But “it is not too late to correct the situation even now.” And as the risks of doing nothing are so much greater than those of taking action, Kirillova concludes, “let us hope that despite all the warnings of the German side, the United States will provide the victim of aggression with the help it is asking for” lest the aggressor and potential victims decide that aggression works.

Edited by: A. N.

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  • Richard Hoover

    I TOTALLY AGRREE,,,MAKES LOGICAL SENSE,,GLOBALLY FOR THE GOODNESS OF SAFETY AND SECURITY FOR OUR FELLOW MAN,,,, OR ENEMY?

  • Roman Sverdetsa

    I sent my Senator a email last year to get the Ukrainians some shoulder fired antitank missiles and antiaircraft missiles but by now the Ukrainians should have been able to build there own.I do not think the Ukrainians will take it to the russians on their own soil so what good does it do if they will not go on offense and clean these varmints out?Sometimes the Talking about it is as bad in Ukraine as it is here in the USA!!! I have business interests in Ukraine so I want the Ukrainians to succeed but the nation needs to get united and physically fight this mess.

  • Jacks Channel

    Only a fool would use nuclear weapons in the context of this conflict. Putin is an idiot and should be tried in the Hague. The World deserves better.
    I want to repeat this for all of Putin’s supporters out there. There is “NO” National Ukrainian Nazism. Not in Kyiv or in the citizenry of Ukraine. Do you know what “National” means?
    Where are these hundreds of thousands of Ukrainian Nazis? The separatists keep saying that they exist, but where are they? Lets see the mountains of evidence that should exist.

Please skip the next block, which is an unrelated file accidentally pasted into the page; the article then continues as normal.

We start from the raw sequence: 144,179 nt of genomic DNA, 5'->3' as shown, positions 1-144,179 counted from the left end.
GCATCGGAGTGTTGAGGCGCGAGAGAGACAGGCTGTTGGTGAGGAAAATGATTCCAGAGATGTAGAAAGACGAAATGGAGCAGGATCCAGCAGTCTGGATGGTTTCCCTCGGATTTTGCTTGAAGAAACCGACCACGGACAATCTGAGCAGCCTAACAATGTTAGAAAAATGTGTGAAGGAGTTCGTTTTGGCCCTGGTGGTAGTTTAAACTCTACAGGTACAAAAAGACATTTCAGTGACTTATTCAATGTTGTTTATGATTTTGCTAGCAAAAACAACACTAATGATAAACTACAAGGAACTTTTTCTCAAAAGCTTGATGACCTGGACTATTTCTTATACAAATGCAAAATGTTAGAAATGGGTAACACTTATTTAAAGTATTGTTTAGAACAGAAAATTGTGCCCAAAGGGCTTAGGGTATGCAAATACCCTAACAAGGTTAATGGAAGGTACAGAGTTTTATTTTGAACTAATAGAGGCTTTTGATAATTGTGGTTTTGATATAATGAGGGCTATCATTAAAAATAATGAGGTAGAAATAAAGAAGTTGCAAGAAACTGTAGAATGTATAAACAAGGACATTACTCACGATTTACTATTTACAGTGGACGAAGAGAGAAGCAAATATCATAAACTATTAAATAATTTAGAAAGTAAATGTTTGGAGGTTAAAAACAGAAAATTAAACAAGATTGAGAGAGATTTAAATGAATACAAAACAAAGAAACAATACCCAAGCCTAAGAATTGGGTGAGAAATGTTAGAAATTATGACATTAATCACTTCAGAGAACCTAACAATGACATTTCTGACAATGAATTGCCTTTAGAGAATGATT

They make it sound like the 3rd Reich has come back to life all over again. Well, where is all of this Nazism? Lets see the Nazi rallys, the banners, the posters, the beatings. Lets see it.

    • Rods

      There are many more fascists in Russian than Ukraine, something Putler likes to forget, especially where some of the more prominent ones are in Putler’s inner circle.

      Attacks on Jews and immigrants by fascist gangs in Moscow is a known problem. In 2011 5 members of a Moscow fascist gang were convicted of 27 racist murders.

    • Scradje

      Russia is infested with fascists. Some of them are in the Kremlin. Fascists masquerading as anti-fascists; maskarovka.

  • Rods

    The only way to stop Russia is to make the price so high in monetary and casualty terms that the price becomes too high to sustain either politically or for a broke Russia in monetary terms. This means arming Ukraine with defensive weapons and the West defending the established international security order. If Putin wins in Ukraine, Moldova will fall a short time after followed by Georgia and all of the -stans. Putin will then move on to the Baltics, the Balkans and Western Europe as Putler needs constant wars to stay in power, now the Russian economy has gone south.

    People need to realise, the European leaders that are asking the most for Ukraine to lose through no assistance from the West are the same countries surprise, surprise, that are most dependent upon Russian gas. In other words unprincipled leaders, who are gas at any price whores. Germany in the biggest Russian gas user in Europe, so next time she veto’s Western weapons to Ukraine, you know what to call her.

  • Milton Devonair

    The world will eventually have to stop the expansion of the russian apes.
    No one thinks that the russian monkeys would drunkenly fall on a launch button….but….they are russians. They really do drink their own kool aid….or vodka so to speak.

    hitler didn’t start out a nutbat…he became one when he became so intoxicated with power…..intoxicated…….

  • Brent

    Excellent perspective.

    The one thing Obama fails to realize is he has damaged the U.S. international credibility likely more than “Dubya” did. What country, in their right mind, will accept any U.S. guarantee in any negotiations (especially in giving up its nukes), when Obama failed to back up that U.S. guarantee to Ukraine with the Budapest Memorandum?

    The other fatal mistake of Obama is his policy that he needs to have Russia involved in negotiations with ‘rogue’ states like Iran, Syria, North Korea, and others. Russia is a supporter of those rogue states, and wants to see them continue with their anarchy because it occupies America’s attention and keeps America’s eyes off of Eastern Europe. As well, Russia itself has become a rogue state. It needs to be isolated. It’s behavior in the modern world is not acceptable, and needs to be dealt with, not rewarded.